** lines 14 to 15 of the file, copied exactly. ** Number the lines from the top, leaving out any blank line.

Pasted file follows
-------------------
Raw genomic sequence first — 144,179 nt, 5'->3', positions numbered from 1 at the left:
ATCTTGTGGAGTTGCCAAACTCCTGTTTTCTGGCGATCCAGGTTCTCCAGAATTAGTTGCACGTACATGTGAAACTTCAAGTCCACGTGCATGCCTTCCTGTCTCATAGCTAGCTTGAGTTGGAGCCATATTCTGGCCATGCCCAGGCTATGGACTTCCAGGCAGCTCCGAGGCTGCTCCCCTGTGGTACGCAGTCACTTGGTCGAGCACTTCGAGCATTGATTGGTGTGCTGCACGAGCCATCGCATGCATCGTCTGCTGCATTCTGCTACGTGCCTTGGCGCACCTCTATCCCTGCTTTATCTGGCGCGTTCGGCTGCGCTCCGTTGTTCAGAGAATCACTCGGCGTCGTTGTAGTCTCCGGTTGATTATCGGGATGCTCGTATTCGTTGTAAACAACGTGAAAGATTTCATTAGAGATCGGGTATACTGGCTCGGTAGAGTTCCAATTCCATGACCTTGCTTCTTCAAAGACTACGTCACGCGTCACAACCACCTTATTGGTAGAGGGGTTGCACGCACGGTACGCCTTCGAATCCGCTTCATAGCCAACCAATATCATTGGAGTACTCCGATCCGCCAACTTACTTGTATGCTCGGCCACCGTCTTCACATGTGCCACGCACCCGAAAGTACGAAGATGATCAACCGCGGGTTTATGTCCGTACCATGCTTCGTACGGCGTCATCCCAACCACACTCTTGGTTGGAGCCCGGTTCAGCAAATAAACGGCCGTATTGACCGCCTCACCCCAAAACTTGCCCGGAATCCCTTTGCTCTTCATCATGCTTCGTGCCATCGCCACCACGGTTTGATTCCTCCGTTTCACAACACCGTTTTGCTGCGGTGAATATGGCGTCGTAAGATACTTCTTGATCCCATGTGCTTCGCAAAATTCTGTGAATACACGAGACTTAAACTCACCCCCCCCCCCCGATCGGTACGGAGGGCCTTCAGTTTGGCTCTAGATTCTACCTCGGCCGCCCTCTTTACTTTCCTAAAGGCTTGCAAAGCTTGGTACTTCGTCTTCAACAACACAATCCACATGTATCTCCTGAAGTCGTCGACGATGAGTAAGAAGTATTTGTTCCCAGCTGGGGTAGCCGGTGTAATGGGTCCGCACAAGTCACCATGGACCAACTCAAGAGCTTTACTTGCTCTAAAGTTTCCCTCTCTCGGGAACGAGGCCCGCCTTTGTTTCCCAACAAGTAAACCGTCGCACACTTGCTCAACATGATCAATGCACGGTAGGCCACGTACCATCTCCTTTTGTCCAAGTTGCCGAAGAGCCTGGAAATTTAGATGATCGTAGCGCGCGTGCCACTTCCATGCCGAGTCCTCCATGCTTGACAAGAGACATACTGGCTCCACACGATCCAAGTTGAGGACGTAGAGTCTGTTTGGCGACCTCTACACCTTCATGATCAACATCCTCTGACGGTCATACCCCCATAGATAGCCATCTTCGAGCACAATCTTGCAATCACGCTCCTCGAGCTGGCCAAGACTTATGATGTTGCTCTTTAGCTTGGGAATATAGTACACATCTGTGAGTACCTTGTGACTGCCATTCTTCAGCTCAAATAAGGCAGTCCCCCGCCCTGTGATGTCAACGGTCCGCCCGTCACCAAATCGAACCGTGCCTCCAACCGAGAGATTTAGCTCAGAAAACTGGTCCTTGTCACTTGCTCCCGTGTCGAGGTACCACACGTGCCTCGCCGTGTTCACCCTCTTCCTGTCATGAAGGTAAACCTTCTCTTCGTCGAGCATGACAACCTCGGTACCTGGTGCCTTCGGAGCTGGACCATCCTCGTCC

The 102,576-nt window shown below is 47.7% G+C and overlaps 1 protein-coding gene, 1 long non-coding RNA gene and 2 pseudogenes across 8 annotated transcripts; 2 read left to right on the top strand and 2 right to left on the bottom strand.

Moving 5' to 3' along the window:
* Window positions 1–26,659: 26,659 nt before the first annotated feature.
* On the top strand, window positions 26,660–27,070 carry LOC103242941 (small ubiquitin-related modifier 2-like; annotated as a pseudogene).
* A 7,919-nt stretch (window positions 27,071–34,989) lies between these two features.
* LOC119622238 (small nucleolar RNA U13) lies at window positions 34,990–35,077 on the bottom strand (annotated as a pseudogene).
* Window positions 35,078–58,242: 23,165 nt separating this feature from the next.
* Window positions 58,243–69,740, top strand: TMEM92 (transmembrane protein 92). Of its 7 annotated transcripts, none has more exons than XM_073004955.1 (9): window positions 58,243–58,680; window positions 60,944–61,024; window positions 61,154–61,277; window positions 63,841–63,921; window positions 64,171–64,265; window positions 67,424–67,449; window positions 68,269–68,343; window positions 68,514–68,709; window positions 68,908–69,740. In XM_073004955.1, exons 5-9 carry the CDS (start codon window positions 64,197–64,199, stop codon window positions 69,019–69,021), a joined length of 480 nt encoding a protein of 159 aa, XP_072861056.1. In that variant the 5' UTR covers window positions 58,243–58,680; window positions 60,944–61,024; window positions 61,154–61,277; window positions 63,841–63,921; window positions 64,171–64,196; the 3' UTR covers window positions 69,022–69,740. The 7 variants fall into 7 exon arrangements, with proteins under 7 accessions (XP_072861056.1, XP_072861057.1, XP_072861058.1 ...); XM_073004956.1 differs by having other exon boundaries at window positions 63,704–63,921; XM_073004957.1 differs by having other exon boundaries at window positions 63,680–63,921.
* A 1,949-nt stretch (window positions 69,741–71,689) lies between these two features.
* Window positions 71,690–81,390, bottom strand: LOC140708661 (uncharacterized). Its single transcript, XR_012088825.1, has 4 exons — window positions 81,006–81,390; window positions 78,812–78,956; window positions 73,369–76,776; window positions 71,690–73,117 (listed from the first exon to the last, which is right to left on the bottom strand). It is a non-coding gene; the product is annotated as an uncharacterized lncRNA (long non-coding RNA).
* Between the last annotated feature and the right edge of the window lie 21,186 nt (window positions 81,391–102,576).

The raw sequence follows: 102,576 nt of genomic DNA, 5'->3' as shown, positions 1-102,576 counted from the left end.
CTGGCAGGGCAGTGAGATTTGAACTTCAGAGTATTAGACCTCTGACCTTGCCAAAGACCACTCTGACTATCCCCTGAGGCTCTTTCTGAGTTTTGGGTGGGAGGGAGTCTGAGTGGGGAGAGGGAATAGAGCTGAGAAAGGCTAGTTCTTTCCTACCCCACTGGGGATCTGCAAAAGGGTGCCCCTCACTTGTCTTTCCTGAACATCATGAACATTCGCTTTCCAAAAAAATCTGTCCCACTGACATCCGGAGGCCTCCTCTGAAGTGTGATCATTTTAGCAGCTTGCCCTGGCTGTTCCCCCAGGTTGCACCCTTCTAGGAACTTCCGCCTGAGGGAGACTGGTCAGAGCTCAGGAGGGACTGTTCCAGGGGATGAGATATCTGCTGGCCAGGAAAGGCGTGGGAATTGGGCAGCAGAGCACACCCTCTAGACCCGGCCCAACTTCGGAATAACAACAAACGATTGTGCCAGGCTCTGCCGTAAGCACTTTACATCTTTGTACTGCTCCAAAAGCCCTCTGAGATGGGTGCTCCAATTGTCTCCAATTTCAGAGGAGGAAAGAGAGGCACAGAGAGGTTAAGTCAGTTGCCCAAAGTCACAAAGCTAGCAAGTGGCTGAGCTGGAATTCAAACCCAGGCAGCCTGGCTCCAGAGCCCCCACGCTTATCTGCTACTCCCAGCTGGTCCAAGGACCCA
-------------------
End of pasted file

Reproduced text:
The raw sequence follows: 102,576 nt of genomic DNA, 5'->3' as shown, positions 1-102,576 counted from the left end.
CTGGCAGGGCAGTGAGATTTGAACTTCAGAGTATTAGACCTCTGACCTTGCCAAAGACCACTCTGACTATCCCCTGAGGCTCTTTCTGAGTTTTGGGTGGGAGGGAGTCTGAGTGGGGAGAGGGAATAGAGCTGAGAAAGGCTAGTTCTTTCCTACCCCACTGGGGATCTGCAAAAGGGTGCCCCTCACTTGTCTTTCCTGAACATCATGAACATTCGCTTTCCAAAAAAATCTGTCCCACTGACATCCGGAGGCCTCCTCTGAAGTGTGATCATTTTAGCAGCTTGCCCTGGCTGTTCCCCCAGGTTGCACCCTTCTAGGAACTTCCGCCTGAGGGAGACTGGTCAGAGCTCAGGAGGGACTGTTCCAGGGGATGAGATATCTGCTGGCCAGGAAAGGCGTGGGAATTGGGCAGCAGAGCACACCCTCTAGACCCGGCCCAACTTCGGAATAACAACAAACGATTGTGCCAGGCTCTGCCGTAAGCACTTTACATCTTTGTACTGCTCCAAAAGCCCTCTGAGATGGGTGCTCCAATTGTCTCCAATTTCAGAGGAGGAAAGAGAGGCACAGAGAGGTTAAGTCAGTTGCCCAAAGTCACAAAGCTAGCAAGTGGCTGAGCTGGAATTCAAACCCAGGCAGCCTGGCTCCAGAGCCCCCACGCTTATCTGCTACTCCCAGCTGGTCCAAGGACCCA